Born of an aristocratic pagan family at Neocaesarea in Pontus at the beginning of the third century, St. Gregory received his early training in literature and rhetoric in his birthplace. While visiting Caesarea in Palestine, he chanced to hear the Christian philosopher and theologian Origen and remained there for five years as his pupil. Deeply influenced by Origen, Gregory returned to Pontus a convinced Christian and became the first bishop of Neocaesarea. His dedication greatly influenced his people, and he became known as “Gregory the Great,” “the Teacher,” or “the Wonderworker.”
St. Gregory’s influence is clear from the many Lives (or narrations) that circulated in the fourth and fifth centuries, the prayers and invocations that asked for his patronage, and his place in Eastern canon law. Of his life, however, not much is known. No manuscript collection of his writings was made in antiquity.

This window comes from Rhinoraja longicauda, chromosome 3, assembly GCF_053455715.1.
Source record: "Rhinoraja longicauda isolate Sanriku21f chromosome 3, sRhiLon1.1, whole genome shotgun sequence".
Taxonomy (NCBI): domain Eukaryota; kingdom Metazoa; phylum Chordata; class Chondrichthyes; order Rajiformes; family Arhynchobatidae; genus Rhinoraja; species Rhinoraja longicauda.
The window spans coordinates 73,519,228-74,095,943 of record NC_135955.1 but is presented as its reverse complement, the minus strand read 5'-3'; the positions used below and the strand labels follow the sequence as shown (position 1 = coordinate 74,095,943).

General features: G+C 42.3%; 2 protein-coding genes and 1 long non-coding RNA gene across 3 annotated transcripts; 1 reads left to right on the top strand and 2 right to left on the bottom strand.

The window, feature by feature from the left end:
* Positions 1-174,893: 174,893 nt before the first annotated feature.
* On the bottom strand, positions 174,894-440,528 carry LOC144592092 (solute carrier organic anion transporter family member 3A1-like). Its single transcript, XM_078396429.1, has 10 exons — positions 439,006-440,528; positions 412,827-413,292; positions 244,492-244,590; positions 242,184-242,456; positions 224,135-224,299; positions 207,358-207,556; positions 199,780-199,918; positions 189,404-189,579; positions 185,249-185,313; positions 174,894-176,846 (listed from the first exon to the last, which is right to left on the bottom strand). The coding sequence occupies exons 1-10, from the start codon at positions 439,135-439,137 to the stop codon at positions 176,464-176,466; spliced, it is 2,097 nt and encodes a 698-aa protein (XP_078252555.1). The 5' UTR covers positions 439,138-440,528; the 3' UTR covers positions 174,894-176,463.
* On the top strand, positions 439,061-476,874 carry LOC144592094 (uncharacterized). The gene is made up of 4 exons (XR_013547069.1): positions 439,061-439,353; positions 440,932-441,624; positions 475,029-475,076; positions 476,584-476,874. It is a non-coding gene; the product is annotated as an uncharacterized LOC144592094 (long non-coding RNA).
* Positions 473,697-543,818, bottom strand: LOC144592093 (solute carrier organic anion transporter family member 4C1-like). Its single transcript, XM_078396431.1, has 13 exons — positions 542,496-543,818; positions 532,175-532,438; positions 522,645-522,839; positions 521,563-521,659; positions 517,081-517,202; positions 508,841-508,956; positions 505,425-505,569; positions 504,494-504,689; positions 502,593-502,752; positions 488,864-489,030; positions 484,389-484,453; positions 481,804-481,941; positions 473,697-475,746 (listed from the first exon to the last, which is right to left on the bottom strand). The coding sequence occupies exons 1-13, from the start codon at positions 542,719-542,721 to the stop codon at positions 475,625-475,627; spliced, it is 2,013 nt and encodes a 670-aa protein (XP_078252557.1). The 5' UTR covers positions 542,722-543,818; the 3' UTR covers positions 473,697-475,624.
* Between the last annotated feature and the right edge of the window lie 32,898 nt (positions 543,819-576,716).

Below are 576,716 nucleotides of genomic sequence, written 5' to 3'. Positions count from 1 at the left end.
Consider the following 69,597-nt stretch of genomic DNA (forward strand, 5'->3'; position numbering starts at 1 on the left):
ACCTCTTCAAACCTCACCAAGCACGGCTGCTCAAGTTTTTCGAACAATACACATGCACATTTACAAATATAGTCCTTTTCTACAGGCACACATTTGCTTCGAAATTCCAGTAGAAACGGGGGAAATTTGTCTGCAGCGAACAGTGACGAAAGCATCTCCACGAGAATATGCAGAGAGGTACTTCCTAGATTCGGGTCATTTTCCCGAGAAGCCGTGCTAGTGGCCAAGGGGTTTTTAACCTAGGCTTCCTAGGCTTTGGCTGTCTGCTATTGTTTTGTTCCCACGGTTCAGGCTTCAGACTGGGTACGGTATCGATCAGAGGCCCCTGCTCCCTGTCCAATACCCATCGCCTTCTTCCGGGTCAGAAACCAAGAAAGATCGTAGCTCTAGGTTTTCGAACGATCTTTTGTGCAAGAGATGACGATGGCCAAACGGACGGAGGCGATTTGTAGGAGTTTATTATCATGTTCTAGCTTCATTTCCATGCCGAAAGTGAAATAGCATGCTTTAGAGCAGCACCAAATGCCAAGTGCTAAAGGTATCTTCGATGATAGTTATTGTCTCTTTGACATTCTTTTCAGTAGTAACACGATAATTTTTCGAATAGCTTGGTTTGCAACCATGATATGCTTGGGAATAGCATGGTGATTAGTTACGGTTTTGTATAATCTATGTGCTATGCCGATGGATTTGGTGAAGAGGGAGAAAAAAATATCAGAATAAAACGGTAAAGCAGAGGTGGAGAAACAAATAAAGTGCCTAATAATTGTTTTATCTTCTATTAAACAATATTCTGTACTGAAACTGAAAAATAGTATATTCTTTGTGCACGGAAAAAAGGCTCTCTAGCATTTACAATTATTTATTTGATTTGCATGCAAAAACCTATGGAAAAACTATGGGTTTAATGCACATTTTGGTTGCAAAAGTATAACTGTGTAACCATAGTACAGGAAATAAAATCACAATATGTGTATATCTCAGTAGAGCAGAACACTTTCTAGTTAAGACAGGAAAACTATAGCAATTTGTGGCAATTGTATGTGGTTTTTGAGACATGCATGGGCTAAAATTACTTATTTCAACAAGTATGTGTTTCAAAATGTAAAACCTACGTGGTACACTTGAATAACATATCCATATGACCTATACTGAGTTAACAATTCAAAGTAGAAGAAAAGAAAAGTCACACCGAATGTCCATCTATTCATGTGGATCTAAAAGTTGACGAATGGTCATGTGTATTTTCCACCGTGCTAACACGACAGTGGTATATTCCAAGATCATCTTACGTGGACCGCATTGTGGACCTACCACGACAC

This volume presents the earliest and most important life of Gregory Thaumaturgus, preached by St. Gregory of Nyssa, and all the works that can be attributed to Gregory Thamumaturgus himself. It includes his Address of Thanksgiving to his teacher Origen; his Christian adaptation and interpretation of the Old Testament book of Ecclesiastes; his regulations restoring order in the Christian community after an invasion by the Goths; a remarkable treatise on God’s ability to suffer and another on the Trinity; and two small texts that may or may not have been written by him.
This is the first time that these texts have been brought together in any language. The extensive introduction and notes offer readers an unprecedented opportunity to learn about “The Wonderworker.”
Michael Slusser is associate professor of theology at Duquesne University.